In the midst of those cases, Dr. deJong said the death investigations were hindered by the time it took to complete the full-body X-rays of each victim.
“In these mass-fatality events, which unfortunately we are seeing more of, the Lodox significantly expedites the process and allows us to release the decedents to funeral homes and their loved ones more quickly,” Dr. deJong said.
Dr. deJong said the X-rays from the Lodox are being used to identify trauma in death investigations and the scanner also is beneficial in helping to positively identify decedents. She said, though, that she and her staff of deputy medical examiners are “finding that we end up using the Lodox in ways that we weren’t anticipating.”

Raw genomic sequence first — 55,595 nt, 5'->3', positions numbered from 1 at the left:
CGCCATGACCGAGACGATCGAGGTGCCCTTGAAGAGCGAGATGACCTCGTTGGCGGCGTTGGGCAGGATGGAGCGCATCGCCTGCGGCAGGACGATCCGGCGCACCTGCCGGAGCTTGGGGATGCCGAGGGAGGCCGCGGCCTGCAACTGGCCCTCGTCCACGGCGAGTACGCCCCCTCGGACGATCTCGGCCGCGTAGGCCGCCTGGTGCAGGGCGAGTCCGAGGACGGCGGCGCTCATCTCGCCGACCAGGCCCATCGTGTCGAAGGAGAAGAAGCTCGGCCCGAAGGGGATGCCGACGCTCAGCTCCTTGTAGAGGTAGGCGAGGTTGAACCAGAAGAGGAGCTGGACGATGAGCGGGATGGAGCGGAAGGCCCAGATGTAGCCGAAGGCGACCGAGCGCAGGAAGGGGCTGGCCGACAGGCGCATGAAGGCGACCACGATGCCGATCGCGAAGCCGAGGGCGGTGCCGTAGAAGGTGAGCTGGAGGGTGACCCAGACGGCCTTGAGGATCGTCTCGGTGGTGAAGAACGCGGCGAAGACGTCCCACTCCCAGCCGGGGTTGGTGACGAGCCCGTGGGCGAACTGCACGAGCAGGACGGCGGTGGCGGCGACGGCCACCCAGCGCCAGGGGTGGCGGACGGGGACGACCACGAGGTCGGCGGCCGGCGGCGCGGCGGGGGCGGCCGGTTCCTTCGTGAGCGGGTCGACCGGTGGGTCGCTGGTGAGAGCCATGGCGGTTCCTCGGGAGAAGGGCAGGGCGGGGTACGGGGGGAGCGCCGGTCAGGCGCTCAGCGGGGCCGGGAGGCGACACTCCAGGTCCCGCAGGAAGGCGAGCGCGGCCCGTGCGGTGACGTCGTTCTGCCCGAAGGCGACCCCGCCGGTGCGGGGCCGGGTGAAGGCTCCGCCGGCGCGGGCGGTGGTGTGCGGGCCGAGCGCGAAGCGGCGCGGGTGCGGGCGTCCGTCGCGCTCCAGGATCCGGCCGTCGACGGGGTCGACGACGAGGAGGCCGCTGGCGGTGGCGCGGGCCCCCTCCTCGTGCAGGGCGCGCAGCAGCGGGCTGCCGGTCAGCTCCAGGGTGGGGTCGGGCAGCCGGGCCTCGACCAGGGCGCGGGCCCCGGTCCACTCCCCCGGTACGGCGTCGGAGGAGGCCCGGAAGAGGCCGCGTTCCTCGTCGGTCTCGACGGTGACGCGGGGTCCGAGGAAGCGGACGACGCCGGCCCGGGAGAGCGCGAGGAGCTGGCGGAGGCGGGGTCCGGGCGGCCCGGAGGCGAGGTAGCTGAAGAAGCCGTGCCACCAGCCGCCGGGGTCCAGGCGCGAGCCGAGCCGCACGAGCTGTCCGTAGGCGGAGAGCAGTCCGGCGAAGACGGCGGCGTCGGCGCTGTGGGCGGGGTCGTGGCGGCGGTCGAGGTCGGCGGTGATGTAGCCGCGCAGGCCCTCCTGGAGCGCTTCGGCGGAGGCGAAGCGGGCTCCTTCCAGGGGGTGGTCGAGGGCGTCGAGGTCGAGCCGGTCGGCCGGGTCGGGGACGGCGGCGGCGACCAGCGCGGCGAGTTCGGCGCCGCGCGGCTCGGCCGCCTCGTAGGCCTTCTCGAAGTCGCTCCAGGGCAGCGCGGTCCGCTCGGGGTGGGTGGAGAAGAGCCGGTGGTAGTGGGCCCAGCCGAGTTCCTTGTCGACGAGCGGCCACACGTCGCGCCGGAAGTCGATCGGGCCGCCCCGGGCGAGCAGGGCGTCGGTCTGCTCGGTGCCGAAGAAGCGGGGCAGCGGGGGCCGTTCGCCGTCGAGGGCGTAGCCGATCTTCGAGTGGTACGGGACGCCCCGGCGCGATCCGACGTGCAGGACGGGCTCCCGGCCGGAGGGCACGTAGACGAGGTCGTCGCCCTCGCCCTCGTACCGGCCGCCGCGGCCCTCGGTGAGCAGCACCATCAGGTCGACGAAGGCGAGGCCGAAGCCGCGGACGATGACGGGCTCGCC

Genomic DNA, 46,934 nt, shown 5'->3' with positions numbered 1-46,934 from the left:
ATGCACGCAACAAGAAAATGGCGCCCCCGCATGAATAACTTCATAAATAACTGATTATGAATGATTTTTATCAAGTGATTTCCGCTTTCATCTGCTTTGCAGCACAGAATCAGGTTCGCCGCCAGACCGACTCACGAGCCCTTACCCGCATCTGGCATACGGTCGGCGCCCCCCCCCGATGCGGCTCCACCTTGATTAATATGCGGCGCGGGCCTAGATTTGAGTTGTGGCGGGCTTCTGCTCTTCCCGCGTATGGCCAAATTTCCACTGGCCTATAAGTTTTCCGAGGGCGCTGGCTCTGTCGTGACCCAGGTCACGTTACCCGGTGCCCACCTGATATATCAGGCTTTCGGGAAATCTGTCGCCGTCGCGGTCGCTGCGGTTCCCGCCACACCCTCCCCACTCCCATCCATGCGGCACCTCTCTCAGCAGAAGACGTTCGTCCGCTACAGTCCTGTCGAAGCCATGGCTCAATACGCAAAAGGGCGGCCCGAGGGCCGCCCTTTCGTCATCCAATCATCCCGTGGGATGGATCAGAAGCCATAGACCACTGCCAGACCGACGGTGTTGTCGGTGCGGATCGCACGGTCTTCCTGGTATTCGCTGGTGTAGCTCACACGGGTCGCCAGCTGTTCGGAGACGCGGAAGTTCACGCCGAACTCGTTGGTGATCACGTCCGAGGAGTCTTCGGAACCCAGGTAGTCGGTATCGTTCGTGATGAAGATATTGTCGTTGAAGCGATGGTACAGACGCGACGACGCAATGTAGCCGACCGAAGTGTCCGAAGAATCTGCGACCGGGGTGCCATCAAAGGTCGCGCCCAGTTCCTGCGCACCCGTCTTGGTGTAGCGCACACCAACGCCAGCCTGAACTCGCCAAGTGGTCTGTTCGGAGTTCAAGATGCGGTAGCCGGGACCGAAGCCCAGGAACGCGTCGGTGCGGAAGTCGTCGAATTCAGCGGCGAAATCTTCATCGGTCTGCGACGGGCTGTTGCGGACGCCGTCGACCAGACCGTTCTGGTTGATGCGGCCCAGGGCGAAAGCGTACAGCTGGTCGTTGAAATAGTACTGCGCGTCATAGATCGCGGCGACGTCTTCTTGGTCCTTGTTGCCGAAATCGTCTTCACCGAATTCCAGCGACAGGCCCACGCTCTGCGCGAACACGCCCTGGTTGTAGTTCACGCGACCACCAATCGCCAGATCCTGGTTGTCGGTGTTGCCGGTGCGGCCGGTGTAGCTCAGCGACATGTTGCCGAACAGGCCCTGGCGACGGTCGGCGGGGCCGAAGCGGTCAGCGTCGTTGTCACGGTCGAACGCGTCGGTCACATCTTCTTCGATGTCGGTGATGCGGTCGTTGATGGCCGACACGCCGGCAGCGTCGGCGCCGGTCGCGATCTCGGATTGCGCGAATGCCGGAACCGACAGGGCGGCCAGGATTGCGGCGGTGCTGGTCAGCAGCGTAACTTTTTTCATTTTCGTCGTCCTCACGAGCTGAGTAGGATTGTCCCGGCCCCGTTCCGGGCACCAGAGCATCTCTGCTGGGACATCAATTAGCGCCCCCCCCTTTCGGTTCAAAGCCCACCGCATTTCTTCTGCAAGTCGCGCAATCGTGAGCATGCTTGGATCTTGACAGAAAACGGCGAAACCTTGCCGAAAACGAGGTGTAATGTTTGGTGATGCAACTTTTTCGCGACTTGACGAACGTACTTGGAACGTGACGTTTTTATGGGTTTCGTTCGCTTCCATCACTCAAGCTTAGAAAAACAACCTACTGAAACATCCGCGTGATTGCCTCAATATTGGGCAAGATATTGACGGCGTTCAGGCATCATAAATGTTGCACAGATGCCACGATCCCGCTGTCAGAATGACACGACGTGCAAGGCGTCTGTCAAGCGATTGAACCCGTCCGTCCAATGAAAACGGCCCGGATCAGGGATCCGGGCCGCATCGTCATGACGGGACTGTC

For example, in cases of drug and opioid overdoses, pathologists have identified needles that were in the pockets of decedents after examining a full body X-ray from the Lodox scanner.
“It’s used almost daily, but not in every death investigation,” Dr. deJong said. “On a day-to-day basis, though, the full-body X-rays are done more regularly because the scans can be done so much more efficiently.”
Additionally, Dr. deJong said the Lodox scanner is enhancing education for students at WMed. She said the scanner is being used to obtain full body scans of donors to the medical school’s Body Donation Program, which are then being used by professors in the departments of Biomedical Sciences and Pathology during their instruction and interactions with students.